Thursday, June 17, 2010

This is what it’s all about.

Before I made Aliyah I would hear people who had already moved to Israel describe their new life as ‘holistic.’ They would say things like “I have never had so little and yet felt so rich.” I could not completely grasp what they were saying until we moved here and experienced it first-hand. Two events that occurred in the last month drove the message home more than any other. This past Friday, my kindergarten son had his end of year production. But it was no production. It was real, it was simple, and it was absolutely beautiful. The event was centered around the children receiving their siddurim for the first time, or as their Rebbe put it, they received their ‘friend for life.’ To prepare the children for this momentous occasion, they went on a trip to teach them about prayer. And what better place to teach Jewish children about Jewish prayer than the place that Jews have been praying at and towards for last few millennia; the kotel. The kids prepared little notes to place inside the ancient walls and then delivered them in person. Although my son’s prayers included a request for the whole world to be made out of Bamba, I think he got the idea that there is Someone to pray to and Someone that cares. By going to the kotel he also learned that he was about to become part of something much bigger than himself. I know that he felt a sense of pride when he received his siddur two days later because when they called him up to get his siddur he looked out at the audience, flashed a huge grin, and bowed 3 times! Ahh…this is what they meant by holistic. To learn about prayer and to go to the kotel. To pray in a language that you understand. To live in a country whose most important site represents your most important value. Just a few weeks earlier at my first grader’s commencement the sentiment was much the same. After learning the entire book of Genesis (i.e. 1/5 of the Torah) the children and their parents celebrated at Ma’arat Hamachpela – Tomb of the Patriarchs. After learning the stories of our foremothers and forefathers the children were actually standing at their burial sites! Not to mention that they already live in the area in which many of the stories took place! Before the ceremony, someone leaned over to me and said “you are really going to enjoy this. With all the struggles that moving here brings you can sometimes forget why you came here. After you see this, you will remember why.” The kids proceeded to act out most of the stories in Breshit. Which isn’t so unusual for a first grade production. Except that they were doing it on the actual site that the stories took place. One could not help but feel deeply that the kids were not just re-enacting the past – they were continuing the story in the present. In the same place. With the same values. And Gd willing with an equally positive impact on our future.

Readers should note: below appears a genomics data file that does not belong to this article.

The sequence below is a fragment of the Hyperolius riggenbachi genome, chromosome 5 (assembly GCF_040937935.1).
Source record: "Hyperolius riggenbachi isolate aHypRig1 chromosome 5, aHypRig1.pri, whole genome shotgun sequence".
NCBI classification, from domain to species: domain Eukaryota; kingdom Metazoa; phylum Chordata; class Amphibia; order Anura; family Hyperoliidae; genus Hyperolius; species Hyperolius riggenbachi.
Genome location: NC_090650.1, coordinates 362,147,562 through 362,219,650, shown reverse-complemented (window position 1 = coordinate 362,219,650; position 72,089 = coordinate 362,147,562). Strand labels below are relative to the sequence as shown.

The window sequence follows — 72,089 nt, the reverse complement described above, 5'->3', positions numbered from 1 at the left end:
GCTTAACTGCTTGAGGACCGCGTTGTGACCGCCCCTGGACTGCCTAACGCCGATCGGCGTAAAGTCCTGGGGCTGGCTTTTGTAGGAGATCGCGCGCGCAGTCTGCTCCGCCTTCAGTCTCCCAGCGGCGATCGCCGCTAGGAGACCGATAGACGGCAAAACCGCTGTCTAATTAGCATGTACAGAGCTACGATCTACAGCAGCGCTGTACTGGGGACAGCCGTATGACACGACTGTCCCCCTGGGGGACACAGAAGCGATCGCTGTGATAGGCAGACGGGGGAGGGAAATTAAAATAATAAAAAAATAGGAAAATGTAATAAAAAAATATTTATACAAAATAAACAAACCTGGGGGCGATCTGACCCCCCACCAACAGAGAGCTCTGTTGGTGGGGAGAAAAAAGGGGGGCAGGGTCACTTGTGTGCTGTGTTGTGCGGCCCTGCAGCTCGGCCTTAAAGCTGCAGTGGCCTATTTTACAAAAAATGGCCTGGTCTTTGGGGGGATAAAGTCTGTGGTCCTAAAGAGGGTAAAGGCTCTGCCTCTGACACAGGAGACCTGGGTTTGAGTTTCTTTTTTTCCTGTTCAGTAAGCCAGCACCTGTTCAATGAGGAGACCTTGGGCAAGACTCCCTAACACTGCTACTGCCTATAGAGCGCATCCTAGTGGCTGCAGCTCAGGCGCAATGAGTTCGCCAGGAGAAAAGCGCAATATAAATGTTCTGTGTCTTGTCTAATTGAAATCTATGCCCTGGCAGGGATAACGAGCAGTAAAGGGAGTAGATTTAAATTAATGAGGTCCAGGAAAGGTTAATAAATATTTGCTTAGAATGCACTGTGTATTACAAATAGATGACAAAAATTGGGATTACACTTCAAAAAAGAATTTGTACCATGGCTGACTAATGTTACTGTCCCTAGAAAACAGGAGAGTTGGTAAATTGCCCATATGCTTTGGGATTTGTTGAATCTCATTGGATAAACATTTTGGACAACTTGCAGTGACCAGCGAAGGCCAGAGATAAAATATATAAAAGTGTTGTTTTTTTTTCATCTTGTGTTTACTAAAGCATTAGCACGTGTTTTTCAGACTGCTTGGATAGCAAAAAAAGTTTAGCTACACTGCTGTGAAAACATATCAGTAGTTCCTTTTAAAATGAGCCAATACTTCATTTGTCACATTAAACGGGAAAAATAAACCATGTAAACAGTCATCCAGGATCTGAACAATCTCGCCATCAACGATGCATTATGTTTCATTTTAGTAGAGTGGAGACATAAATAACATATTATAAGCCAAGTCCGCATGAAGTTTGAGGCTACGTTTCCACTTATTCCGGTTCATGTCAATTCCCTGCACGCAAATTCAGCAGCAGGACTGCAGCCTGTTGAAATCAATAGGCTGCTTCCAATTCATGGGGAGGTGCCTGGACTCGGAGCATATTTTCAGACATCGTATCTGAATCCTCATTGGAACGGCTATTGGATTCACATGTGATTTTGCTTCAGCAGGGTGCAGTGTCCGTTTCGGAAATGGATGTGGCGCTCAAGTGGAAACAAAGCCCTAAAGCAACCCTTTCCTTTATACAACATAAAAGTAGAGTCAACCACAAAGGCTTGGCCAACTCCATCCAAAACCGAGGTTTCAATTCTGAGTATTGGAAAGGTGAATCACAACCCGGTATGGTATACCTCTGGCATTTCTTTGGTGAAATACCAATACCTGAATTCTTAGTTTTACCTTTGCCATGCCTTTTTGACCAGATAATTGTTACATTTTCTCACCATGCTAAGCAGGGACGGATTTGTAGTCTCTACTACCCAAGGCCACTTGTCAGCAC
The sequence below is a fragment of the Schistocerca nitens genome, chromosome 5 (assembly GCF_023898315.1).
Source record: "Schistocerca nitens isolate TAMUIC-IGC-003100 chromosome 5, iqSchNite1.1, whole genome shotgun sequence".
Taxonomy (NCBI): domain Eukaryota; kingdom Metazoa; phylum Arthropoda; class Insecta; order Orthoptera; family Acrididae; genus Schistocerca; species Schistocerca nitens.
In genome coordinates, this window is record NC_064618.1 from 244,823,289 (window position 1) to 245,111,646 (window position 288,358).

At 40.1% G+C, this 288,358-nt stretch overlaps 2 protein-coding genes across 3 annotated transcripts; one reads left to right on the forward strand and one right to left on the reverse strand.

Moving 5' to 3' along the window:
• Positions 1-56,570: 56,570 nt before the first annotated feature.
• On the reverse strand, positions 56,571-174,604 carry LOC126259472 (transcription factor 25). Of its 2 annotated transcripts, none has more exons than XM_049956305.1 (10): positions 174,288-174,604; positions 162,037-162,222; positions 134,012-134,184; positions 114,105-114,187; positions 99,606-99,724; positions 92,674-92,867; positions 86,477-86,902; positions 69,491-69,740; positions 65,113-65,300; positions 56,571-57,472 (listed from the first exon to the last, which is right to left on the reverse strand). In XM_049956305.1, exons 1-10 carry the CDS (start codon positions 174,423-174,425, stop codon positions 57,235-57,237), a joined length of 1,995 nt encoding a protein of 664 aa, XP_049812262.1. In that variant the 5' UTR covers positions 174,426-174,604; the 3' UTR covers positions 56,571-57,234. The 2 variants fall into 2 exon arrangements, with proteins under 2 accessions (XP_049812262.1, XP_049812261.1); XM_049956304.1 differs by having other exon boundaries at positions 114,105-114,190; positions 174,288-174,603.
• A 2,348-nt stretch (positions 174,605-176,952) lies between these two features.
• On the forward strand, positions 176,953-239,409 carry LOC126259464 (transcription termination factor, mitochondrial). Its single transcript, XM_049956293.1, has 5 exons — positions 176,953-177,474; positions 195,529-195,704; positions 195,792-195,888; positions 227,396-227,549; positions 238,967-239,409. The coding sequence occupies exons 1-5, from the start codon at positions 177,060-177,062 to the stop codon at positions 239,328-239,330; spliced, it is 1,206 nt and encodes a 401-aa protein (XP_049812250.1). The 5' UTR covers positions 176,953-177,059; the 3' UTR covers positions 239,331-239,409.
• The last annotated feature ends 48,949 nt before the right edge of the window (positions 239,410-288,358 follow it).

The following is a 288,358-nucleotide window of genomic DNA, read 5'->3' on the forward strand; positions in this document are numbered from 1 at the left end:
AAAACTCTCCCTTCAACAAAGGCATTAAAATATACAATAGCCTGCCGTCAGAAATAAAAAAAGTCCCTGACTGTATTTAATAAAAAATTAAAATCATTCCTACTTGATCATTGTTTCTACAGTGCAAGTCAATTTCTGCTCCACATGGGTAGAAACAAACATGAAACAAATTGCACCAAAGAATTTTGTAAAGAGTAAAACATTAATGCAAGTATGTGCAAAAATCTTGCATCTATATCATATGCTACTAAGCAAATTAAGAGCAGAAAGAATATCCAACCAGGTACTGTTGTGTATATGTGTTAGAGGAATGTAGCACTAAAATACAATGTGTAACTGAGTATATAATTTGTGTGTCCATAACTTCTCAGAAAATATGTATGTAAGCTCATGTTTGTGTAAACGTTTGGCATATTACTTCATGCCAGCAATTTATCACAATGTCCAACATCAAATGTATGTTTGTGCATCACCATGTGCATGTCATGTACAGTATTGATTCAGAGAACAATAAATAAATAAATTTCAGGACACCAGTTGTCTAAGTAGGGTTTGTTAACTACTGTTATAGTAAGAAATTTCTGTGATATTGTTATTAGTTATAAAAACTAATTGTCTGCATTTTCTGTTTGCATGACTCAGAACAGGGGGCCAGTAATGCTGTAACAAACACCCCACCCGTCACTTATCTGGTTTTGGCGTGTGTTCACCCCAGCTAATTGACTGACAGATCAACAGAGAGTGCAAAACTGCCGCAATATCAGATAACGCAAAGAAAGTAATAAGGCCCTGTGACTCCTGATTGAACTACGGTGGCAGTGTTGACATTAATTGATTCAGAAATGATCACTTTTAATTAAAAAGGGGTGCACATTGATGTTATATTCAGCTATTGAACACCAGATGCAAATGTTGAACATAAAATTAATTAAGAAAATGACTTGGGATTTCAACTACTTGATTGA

This is what it’s all about.


Help said...

Great post, Yonit. All of 'em - but this one really rocks the hilltops.

jb said...

hi yonit. moshe pesters everybody on facebook to read his wonderful wife's blog, and as i think moshe is awesome, i try to listen to what he says. let me just tell you, i have come to the conclusion that you are just about as awesome as your husband. i'd love to meet you sometime soon.
jb, kfar saba

Aspaklaria said...

Thanks for the encouragement everyone!

lisa said...

you put it perfectly. the part about praying in a language they umderstand, about the kotel having value for all of us, about the events of sefer beresheet - you captured thoughts that i've had swirling in my head but have been unable to articulate. kol hakavod! i love this post!